Young is cured of lupus after experimental immunogenetic therapy

Young is cured of lupus after experimental immunogenetic therapy

Good news for all lupus patients!

 

A young woman diagnosed with systemic lupus erythematosus (SLE) received, in March 2021, experimental immunogenetic therapy as a last resort in her treatment. Six months later, the 20-year-old girl named Thu-Thao V is completely cured of her symptoms, with no signs of relapse. The findings were published in the New England Journal of Medicine.

 

Thu-Thao V was still 16 years old when she had the first symptoms of lupus. The disease, like arthritis and sclerosis, for example, is autoimmune. In other words, a dysfunction in the immune system causes the body’s defense cells to attack the patient’s own tissues.

 

In the case of SLE, the B lymphocytes start to produce antibodies against the cells of the heart, kidneys, and skin mainly. The disease prevented Thu-Thao V, for example, from practicing physical activities, due to pain in the joints and palpitations. In many cases, lupus can be fatal.

 

Thus, doctors at the University-Hospital Erlangen decided to try an experimental immunogenetic therapy, used for some types of cancer, to fight Thu-Thao V SLE. It is noteworthy, moreover, that all traditional treatments for lupus had failed in the case of young, such as hydroxychloroquine, steroids, and even other B-cell-based immunogenetic therapy.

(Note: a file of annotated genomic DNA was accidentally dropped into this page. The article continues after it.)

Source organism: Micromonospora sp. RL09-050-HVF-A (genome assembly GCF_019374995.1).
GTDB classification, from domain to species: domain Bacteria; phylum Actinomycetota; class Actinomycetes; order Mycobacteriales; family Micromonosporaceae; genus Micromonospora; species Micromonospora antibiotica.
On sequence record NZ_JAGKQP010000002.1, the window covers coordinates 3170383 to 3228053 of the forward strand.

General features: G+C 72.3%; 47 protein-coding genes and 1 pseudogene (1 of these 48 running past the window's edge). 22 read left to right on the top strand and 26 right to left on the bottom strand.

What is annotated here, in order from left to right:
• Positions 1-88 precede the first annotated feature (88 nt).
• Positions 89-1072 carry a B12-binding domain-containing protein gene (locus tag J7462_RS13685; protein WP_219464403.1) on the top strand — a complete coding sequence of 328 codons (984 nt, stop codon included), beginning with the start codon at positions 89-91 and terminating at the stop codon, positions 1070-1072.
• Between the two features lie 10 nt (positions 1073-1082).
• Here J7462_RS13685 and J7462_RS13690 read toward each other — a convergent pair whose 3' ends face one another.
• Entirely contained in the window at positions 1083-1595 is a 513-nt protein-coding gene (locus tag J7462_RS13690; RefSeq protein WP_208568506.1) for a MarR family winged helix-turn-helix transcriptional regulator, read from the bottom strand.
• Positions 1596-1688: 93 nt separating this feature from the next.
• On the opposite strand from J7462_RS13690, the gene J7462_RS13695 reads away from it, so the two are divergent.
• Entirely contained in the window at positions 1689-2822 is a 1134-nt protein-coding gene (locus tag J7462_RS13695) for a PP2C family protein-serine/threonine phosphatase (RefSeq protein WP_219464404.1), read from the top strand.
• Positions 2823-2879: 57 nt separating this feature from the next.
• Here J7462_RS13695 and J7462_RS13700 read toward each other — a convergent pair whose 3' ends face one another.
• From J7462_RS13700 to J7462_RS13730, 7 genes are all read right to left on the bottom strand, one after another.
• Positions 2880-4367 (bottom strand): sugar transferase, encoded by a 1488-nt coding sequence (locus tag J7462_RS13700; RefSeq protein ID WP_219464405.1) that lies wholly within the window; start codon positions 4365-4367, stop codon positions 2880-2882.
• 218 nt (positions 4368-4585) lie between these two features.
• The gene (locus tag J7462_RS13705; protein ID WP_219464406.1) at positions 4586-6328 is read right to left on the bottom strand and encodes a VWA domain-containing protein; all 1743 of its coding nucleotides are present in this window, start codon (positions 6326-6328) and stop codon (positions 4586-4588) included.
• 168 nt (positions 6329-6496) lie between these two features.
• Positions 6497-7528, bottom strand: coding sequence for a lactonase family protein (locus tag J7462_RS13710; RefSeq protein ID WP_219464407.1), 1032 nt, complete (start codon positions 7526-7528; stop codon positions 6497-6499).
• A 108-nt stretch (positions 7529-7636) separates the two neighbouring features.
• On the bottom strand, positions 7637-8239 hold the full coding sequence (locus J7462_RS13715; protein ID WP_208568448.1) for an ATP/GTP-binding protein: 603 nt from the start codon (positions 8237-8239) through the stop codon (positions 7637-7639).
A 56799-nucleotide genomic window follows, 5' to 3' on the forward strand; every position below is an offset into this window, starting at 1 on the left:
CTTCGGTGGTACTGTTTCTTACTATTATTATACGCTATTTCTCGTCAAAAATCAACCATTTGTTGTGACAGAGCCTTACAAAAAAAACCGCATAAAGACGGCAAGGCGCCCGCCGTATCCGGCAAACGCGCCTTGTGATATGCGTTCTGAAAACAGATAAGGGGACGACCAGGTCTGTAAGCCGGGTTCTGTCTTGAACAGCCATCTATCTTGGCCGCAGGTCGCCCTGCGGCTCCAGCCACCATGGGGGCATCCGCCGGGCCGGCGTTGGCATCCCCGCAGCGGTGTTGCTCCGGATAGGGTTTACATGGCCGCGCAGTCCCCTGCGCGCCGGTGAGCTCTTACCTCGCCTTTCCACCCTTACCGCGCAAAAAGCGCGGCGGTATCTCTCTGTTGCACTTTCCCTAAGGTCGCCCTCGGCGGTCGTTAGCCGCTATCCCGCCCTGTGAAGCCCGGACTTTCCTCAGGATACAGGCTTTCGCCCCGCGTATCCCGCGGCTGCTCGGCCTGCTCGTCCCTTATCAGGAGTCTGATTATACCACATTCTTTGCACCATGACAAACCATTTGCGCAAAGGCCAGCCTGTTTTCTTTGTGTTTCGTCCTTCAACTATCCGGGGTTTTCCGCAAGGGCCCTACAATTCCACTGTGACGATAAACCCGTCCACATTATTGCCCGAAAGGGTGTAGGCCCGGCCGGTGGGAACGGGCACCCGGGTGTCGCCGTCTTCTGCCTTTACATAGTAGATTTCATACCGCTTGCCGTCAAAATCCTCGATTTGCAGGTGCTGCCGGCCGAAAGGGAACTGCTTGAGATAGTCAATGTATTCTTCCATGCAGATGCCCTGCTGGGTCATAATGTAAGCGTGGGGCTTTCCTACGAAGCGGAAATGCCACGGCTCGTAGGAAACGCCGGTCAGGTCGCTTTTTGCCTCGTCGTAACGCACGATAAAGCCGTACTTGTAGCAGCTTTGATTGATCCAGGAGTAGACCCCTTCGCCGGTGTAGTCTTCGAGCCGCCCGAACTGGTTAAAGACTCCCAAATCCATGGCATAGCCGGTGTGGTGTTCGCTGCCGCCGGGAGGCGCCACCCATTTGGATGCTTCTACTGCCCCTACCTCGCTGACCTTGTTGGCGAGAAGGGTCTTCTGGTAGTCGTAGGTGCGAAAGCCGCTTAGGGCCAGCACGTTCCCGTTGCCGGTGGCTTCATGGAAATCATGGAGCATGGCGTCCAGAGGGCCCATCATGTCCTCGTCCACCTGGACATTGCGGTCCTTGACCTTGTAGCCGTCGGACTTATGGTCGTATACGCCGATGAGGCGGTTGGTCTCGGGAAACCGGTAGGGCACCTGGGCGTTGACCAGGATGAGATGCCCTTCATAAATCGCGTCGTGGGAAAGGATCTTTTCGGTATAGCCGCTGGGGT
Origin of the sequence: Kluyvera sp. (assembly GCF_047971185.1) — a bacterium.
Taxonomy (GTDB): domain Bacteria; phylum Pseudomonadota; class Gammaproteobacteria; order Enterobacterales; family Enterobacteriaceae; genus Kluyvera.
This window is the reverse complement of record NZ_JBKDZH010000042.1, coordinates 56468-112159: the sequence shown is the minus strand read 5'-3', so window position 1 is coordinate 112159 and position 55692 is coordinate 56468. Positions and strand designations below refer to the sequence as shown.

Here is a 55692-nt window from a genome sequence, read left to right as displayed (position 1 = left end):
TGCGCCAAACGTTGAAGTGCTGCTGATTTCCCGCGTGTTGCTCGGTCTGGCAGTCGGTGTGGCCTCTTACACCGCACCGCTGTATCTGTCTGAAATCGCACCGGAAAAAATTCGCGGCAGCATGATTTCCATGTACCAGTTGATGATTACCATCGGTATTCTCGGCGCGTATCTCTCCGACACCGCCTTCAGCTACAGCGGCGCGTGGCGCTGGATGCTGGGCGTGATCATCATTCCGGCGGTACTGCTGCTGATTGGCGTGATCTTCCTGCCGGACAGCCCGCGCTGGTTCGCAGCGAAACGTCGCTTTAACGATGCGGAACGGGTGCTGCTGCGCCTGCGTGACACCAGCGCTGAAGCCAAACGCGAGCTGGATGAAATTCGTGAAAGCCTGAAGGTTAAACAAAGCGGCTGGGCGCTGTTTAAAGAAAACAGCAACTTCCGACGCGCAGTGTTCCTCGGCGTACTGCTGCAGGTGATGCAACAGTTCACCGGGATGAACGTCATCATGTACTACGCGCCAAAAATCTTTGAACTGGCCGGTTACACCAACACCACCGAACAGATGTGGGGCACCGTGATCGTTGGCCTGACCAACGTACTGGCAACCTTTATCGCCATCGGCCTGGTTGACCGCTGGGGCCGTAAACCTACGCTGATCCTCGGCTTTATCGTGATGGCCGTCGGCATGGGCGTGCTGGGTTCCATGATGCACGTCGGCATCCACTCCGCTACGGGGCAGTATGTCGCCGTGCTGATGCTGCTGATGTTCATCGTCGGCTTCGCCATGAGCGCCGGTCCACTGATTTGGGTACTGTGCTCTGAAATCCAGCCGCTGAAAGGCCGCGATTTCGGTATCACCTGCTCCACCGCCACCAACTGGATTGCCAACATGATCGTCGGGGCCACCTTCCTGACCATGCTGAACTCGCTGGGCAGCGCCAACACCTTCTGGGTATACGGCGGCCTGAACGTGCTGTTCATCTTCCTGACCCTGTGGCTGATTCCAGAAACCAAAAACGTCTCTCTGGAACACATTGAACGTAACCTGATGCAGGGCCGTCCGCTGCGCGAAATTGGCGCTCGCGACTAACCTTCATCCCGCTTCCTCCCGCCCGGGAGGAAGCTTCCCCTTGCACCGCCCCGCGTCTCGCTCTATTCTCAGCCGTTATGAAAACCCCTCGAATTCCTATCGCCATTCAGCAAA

Now, six months after applying the treatment, the young woman was able to play sports, sleep better, and had a significant decrease in palpitations and fluid retention. According to the doctors, Thu-Thao V shows no signs of relapse of the disease.

 

The immunogenetic therapy used in the case of Thu-Thao V has been initially used to fight aggressive types of cancer, such as leukemias and lymphomas. The Chimeric T-cell Antigen Receptor (from English, chimeric antigen receptor T-cell or CAR T cell) is based on genetically modifying a patient’s T cells.

 

In other words, the doctors collected the T cells (also part of the immune system) from the young woman, and genetically edited them in the laboratory. This edition aims to make these cells start to destroy or inactivate a specific target in the body.

 

Because Thu-Thao V had a type of B cell that was causing lupus, the researchers programmed the T cells to attack dysfunctional relatives. Thus, B cells with autoimmune antibodies underwent inactivation by genetically modified T cells.

 

Of course, the whole process seems more accessible than it actually was. Even doctors claim, in a statement, that applying the technique was the last resort, as nothing else had worked.

 

With the impressive results obtained, the team of doctors and researchers is now looking to initiate clinical trials to treat people with systemic lupus erythematosus.

 

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